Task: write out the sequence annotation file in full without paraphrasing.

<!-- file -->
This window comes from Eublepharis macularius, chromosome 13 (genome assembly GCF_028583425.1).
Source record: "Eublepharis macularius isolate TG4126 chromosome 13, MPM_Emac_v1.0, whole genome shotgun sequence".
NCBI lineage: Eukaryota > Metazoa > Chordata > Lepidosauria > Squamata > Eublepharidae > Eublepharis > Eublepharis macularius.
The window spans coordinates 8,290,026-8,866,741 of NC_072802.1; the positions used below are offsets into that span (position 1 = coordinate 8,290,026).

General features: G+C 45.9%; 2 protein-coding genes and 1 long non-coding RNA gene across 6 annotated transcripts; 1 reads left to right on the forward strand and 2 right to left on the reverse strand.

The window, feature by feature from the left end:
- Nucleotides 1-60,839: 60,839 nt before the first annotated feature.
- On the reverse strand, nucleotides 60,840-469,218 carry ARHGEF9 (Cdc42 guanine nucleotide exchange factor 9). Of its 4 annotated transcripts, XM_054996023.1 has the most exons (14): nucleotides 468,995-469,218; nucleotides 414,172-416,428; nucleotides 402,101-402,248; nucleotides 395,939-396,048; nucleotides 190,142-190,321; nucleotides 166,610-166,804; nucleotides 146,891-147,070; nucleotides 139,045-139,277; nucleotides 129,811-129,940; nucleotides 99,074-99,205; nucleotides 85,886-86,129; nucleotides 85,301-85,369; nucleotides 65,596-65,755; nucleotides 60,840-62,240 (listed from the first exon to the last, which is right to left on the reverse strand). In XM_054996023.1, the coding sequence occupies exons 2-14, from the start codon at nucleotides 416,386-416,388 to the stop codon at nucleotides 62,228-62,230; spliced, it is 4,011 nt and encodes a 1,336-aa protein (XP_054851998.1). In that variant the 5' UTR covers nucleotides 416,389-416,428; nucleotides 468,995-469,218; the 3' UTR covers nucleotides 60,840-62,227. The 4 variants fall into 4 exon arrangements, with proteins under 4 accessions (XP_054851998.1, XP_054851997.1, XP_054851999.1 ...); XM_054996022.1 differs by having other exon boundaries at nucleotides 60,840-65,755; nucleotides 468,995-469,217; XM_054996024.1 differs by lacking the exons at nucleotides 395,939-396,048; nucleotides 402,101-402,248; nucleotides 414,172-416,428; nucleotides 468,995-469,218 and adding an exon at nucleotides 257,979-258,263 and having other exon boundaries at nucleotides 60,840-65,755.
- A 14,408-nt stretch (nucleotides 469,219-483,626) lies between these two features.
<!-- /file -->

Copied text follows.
This window comes from Eublepharis macularius, chromosome 13 (genome assembly GCF_028583425.1).
Source record: "Eublepharis macularius isolate TG4126 chromosome 13, MPM_Emac_v1.0, whole genome shotgun sequence".
NCBI lineage: Eukaryota > Metazoa > Chordata > Lepidosauria > Squamata > Eublepharidae > Eublepharis > Eublepharis macularius.
The window spans coordinates 8,290,026-8,866,741 of NC_072802.1; the positions used below are offsets into that span (position 1 = coordinate 8,290,026).

General features: G+C 45.9%; 2 protein-coding genes and 1 long non-coding RNA gene across 6 annotated transcripts; 1 reads left to right on the forward strand and 2 right to left on the reverse strand.

The window, feature by feature from the left end:
- Nucleotides 1-60,839: 60,839 nt before the first annotated feature.
- On the reverse strand, nucleotides 60,840-469,218 carry ARHGEF9 (Cdc42 guanine nucleotide exchange factor 9). Of its 4 annotated transcripts, XM_054996023.1 has the most exons (14): nucleotides 468,995-469,218; nucleotides 414,172-416,428; nucleotides 402,101-402,248; nucleotides 395,939-396,048; nucleotides 190,142-190,321; nucleotides 166,610-166,804; nucleotides 146,891-147,070; nucleotides 139,045-139,277; nucleotides 129,811-129,940; nucleotides 99,074-99,205; nucleotides 85,886-86,129; nucleotides 85,301-85,369; nucleotides 65,596-65,755; nucleotides 60,840-62,240 (listed from the first exon to the last, which is right to left on the reverse strand). In XM_054996023.1, the coding sequence occupies exons 2-14, from the start codon at nucleotides 416,386-416,388 to the stop codon at nucleotides 62,228-62,230; spliced, it is 4,011 nt and encodes a 1,336-aa protein (XP_054851998.1). In that variant the 5' UTR covers nucleotides 416,389-416,428; nucleotides 468,995-469,218; the 3' UTR covers nucleotides 60,840-62,227. The 4 variants fall into 4 exon arrangements, with proteins under 4 accessions (XP_054851998.1, XP_054851997.1, XP_054851999.1 ...); XM_054996022.1 differs by having other exon boundaries at nucleotides 60,840-65,755; nucleotides 468,995-469,217; XM_054996024.1 differs by lacking the exons at nucleotides 395,939-396,048; nucleotides 402,101-402,248; nucleotides 414,172-416,428; nucleotides 468,995-469,218 and adding an exon at nucleotides 257,979-258,263 and having other exon boundaries at nucleotides 60,840-65,755.
- A 14,408-nt stretch (nucleotides 469,219-483,626) lies between these two features.